To get at even a modicum of what I wanted to know about Portugal, which I visited for the first time this March, would have required a good bit of research, preferably in the context of a university course. (I wondered, for example, what impact Portugal’s colonialist history and the Salazar dictatorship might have on its current collective mind.)
Aside from a Rough Guide of Portugal and the Time Out guide to Lisbon, I carried one novel: António Lobo Antunes’s The Splendor of Portugal. I’d read a bit of Fernando Pessoa’s poetry and prose, not by any means enough, and a couple of José Saramago novels. I knew nothing of Portuguese art or music and next to nothing about its history and culture. My grasp of the language is nonexistent—improved while there only to the extent of attaining some fluency with when and how to say “olá” and “obrigado/obrigada”—though as to the latter, I wasn’t able to discern the rules for correct usage. I suppose the only other thing to my “credit” is that I managed to remember names of places I visited well enough to offer a rough pronunciation, when required.
I recognize that at least some of my yawning gap in knowledge could have been corrected had I taken time beforehand to study up, but I resisted the temptation. This was, after all, to be a vacation for the primary purpose of R&R, so I decided not to plunge headlong into information-gathering, but rather to experiment with letting things come to me and discovering what landed and what fell away.
The Splendor of Portugal is a brilliant book, so brilliant I’m soon to seek out more of Antunes’s work. Here is a passage that speaks to the whole, including the Tracie Morris-like cadences and rhythms of its prose:
My father used to say that the thing we came in search of in Africa wasn’t wealth and power but black people with no wealth and power to speak of who could give us the illusion of wealth and power, and that even if we actually had those two things we wouldn’t really have them because we were merely tolerated, begrudgingly accepted in Portugal, looked down upon the same way we looked down upon the Bailundos who worked for us and thus in a way we were blacks to them the same way that blacks owned other blacks and those blacks owned other blacks still, in descending steps that led all the way down to the depths of misery, cripples, lepers, the slaves of slaved, dogs, my father used to explain that the thing we came in search of in Africa was to transform the revenge of ordering other people around into what we pretended was the dignity of ordering other people around, living in houses that aped European houses and which any European would despise, looking down on our houses the same way we in turn looked down on the straw huts, with the exact same repulsion and the exact same disdain, bought or built with money that was worth less than European money, money that was good for nothing except for the cruelty by which it was gained, money that for all intents and purposes was nothing more than seashells and colorful beads, because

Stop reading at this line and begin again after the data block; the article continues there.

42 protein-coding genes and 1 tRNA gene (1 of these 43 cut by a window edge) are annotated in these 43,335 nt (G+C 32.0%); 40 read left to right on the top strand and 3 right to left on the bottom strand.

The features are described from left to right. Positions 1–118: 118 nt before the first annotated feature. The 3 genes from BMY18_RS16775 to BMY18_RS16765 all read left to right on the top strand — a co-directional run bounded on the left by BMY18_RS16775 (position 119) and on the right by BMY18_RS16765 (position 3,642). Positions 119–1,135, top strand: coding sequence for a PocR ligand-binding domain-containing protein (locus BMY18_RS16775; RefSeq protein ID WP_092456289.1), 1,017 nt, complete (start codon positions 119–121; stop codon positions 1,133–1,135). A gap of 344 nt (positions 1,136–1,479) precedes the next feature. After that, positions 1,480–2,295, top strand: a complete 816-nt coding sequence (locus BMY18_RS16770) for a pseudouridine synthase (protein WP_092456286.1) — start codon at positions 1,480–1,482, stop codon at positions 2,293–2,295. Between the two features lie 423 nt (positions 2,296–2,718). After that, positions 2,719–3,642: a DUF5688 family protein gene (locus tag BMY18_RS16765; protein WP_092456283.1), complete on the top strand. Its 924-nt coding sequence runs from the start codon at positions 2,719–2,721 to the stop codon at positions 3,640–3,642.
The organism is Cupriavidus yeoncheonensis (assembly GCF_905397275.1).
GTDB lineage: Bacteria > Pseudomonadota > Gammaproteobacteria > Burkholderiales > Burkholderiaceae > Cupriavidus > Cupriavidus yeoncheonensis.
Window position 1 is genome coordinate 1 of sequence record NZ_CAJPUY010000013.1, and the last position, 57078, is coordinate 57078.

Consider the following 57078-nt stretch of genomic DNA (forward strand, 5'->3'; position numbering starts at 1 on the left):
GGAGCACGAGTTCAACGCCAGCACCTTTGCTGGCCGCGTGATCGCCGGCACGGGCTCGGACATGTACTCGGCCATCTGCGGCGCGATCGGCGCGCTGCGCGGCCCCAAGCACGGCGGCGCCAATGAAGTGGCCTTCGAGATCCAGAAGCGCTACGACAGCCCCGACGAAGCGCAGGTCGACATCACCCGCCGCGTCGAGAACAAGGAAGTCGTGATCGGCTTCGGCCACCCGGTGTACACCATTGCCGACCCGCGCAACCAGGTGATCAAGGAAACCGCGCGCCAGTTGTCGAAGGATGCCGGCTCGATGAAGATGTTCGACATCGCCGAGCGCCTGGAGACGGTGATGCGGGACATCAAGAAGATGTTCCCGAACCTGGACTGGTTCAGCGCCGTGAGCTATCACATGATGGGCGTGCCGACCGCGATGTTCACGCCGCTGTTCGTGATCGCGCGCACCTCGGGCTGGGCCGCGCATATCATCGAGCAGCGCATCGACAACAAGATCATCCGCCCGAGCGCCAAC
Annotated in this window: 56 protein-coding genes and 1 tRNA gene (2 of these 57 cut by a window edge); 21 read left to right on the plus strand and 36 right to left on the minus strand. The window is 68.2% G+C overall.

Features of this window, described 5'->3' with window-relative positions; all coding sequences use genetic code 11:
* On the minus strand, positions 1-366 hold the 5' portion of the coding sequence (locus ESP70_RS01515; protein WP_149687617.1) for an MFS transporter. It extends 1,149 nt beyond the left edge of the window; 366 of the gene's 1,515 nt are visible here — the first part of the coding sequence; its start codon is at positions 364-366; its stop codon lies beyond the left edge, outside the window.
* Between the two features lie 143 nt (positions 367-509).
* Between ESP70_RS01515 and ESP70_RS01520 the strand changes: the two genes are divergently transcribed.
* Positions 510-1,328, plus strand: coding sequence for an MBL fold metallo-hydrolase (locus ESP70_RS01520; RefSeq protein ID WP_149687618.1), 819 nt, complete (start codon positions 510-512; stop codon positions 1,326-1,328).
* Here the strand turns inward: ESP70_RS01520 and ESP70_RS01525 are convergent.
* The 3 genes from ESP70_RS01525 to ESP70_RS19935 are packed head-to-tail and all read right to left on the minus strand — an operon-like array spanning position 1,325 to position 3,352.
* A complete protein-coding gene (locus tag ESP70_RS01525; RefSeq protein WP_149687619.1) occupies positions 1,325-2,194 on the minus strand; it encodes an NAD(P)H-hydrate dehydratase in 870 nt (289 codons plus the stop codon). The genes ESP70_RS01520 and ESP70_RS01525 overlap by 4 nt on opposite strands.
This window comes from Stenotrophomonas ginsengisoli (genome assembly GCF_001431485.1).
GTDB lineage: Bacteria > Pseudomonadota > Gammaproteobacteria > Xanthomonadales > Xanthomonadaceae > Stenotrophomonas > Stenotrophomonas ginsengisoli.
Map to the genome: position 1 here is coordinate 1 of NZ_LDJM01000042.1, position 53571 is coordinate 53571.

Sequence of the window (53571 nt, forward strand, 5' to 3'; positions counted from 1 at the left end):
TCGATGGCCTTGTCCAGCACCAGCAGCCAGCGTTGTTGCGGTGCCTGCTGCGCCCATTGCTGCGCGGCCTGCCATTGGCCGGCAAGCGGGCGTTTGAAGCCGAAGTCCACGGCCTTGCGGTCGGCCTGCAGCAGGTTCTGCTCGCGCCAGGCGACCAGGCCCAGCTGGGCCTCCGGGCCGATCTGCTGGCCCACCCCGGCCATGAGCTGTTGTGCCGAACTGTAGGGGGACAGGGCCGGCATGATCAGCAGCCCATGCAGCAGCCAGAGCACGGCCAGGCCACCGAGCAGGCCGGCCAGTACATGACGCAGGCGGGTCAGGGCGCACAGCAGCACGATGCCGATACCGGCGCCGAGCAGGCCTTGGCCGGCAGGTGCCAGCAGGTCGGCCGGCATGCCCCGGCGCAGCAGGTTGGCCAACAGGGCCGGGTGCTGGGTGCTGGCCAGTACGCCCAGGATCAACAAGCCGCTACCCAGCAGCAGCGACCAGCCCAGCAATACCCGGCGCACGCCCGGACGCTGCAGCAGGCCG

as my father used to say [Splendor 338-9]
Needless to say, my selection of reading sat in an uneasy, often unbridgeable, juxtaposition to the touristic delights of our trip.
So there I was, arriving in Lisbon after a red-eye flight, dragging my suitcase and jet-lagged self into our first self-catering quarters. At that point, I had no thoughts at all, lofty or otherwise, except determination to have a nap, no matter the damage it might do to the adjustment of my internal clock.